RIP to Foster Castleman, an infielder for five seasons in the National League and a part of the 1954 World Champion Giants. He died on November 9 at Freedom Pointe in The Villages, Fla. He was 89 years old. Castleman played for the New York Giants (1954-57) and Baltimore Orioles (1958).
Foster Ephraim Castleman Jr. was born on January 1, 1931, in Nashville, Tenn. According to his SABR biography, his father was a cousin of Clydell “Slick” Castleman, a 15-game winner for the Giants who played in the 1930s. Foster Sr. was himself a sandlot star in Nashville. The family moved to Florida in 1938, and the younger Castleman grew up playing American Legion baseball for a team in Jacksonville. He was the shortstop on the Jacksonville Post No. 9 team that won the state championship in 1947.
Castleman attended Robert E. Lee High School, and the school’s baseball team won the Florida state championship in 1948. Upon his graduation in ’49, he signed a contract with the New York Giants and was assigned to a Class-C team in Fort Smith, Ark. Originally, the team was going to send him to a Class-D team in St. Cloud, but he asked the Giants farm director, Clarence “Bubber” Jonnard, to watch him at a spring training game in Sanford. That day, Castleman had two hits, started two double plays and ranged all over the infield to track down ground balls. That performance was enough to change Jonnard’s mind.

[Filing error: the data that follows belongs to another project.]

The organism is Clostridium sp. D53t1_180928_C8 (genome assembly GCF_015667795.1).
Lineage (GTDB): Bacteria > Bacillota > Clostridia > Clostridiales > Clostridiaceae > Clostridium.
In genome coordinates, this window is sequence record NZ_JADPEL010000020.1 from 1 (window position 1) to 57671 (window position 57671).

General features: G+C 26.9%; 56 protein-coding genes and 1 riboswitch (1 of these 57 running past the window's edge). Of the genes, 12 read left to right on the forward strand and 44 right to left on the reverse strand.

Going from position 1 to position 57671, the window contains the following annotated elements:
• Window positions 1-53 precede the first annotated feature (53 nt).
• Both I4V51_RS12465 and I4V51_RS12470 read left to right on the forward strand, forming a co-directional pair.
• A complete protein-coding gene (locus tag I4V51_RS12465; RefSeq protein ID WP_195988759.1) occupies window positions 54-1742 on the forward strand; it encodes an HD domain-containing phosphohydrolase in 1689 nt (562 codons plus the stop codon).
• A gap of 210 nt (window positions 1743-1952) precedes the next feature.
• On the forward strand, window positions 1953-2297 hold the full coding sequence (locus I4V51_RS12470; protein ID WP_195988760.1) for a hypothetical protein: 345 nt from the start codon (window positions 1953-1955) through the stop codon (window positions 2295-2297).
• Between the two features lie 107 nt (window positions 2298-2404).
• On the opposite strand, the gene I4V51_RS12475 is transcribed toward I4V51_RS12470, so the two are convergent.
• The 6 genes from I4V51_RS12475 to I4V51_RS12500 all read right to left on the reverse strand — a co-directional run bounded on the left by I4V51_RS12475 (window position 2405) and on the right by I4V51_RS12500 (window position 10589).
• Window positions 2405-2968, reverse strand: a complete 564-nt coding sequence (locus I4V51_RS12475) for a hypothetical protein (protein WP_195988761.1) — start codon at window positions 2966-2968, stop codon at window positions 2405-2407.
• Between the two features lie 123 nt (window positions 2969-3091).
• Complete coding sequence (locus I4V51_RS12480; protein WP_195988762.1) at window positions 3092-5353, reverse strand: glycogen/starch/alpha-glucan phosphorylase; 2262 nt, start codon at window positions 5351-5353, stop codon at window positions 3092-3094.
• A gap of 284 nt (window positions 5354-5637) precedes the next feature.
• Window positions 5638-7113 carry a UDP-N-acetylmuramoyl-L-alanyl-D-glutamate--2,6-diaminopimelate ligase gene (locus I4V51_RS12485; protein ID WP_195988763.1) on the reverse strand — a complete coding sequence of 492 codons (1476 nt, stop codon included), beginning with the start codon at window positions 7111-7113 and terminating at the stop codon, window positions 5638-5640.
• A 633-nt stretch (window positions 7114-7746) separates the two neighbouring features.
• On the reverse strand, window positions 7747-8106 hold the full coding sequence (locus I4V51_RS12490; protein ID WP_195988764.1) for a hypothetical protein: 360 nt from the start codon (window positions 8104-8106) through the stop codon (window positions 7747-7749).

Castleman’s first season was pretty successful, as he batted .280 and slugged .356. Manager Burl Storie of the Hutchinson team believed he was the Western Association’s top major-league prospect. “He’s a 17-year-old rookie who played junior ball in Jacksonville, Fla., last year, but he’s got baseball sense,” Storie said. “He can run, throw and hit and he’s a hustler. Keep an eye on him.”